3.3.1 - The Normal Distribution

3.3.1 - The Normal Distribution

The Normal Distribution is a family of continuous distributions that can model many histograms of real-life data which are mound-shaped (bell-shaped) and symmetric (for example, height, weight, etc.).

A normal curve has two parameters:

  1. mean $\mu$ (center of the curve)
  2. standard deviation $\sigma$ (spread about the center) (..and variance $\sigma^2$)

The mean can be any real number and the standard deviation is greater than zero. The normal curve ranges from negative infinity to infinity. The image below shows the effect of the mean and standard deviation on the shape of the normal curve.

 

Family of normal curves with varying standard deviations and means.
-3 -2 -1 0.0 0.1 0.2 0.3 0. 4 x Normal Curves 5 4 3 2 1 0 Mean = 0, SD = 1 Mean = 0, SD = 2 Mean = 1, SD = 1.5

3.3.2 - The Standard Normal Distribution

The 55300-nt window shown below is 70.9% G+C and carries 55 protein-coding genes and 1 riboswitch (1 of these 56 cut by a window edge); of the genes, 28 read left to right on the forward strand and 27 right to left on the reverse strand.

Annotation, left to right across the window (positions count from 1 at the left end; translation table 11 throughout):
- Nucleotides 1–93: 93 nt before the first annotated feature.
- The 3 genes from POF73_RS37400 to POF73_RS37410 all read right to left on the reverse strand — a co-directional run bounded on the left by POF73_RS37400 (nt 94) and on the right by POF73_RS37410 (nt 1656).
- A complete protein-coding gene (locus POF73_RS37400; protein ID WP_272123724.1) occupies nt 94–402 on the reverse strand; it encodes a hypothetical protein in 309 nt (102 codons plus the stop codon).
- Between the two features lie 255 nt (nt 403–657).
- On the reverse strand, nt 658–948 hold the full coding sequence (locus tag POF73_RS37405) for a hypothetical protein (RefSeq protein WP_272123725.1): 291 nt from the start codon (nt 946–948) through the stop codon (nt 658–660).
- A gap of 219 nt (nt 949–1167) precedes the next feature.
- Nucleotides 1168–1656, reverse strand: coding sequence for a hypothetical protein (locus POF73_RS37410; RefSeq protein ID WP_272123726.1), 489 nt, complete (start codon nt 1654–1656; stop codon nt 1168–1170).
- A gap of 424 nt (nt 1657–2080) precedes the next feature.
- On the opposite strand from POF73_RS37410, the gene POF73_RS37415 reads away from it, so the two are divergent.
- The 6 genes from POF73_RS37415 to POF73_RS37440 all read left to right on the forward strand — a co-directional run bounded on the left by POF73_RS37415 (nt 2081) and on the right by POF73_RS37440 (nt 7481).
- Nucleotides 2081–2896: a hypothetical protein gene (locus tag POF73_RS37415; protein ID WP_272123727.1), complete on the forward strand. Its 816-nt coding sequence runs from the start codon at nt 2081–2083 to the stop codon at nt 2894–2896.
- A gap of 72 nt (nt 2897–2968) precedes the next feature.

3.3.2 - The Standard Normal Distribution

A special case of the normal distribution has mean \(\mu = 0\) and a variance of \(\sigma^2 = 1\). The 'standard normal' is an important distribution.

Standard Normal Distribution

A standard normal distribution has a mean of 0 and variance of 1. This is also known as a z distribution. You may see the notation \(N(\mu, \sigma^2\)) where N signifies that the distribution is normal, \(\mu\) is the mean, and \(\sigma^2\) is the variance. A Z distribution may be described as \(N(0,1)\). Note that since the standard deviation is the square root of the variance then the standard deviation of the standard normal distribution is 1.

The Standard Normal Distribution
0.0 0.1 0.2 0.3 0.4 −2 −1 1 −3 3 0 2 X Standard Normal Distribution, N(0,1)

Finding Probabilities of a Standard Normal Random Variable

As we mentioned previously, calculus is required to find the probabilities for a Normal random variable.  Fortunately, we have tables and software to help us.

For any normal random variable, we can transform it to a standard normal random variable by finding the Z-score. Then we can find the probabilities using the standard normal tables.

Most statistics books provide tables to display the area under a standard normal curve. Look in the appendix of your textbook for the Standard Normal Table. We include a similar table, the Standard Normal Cumulative Probability Table so that you can print and refer to it easily when working on the homework.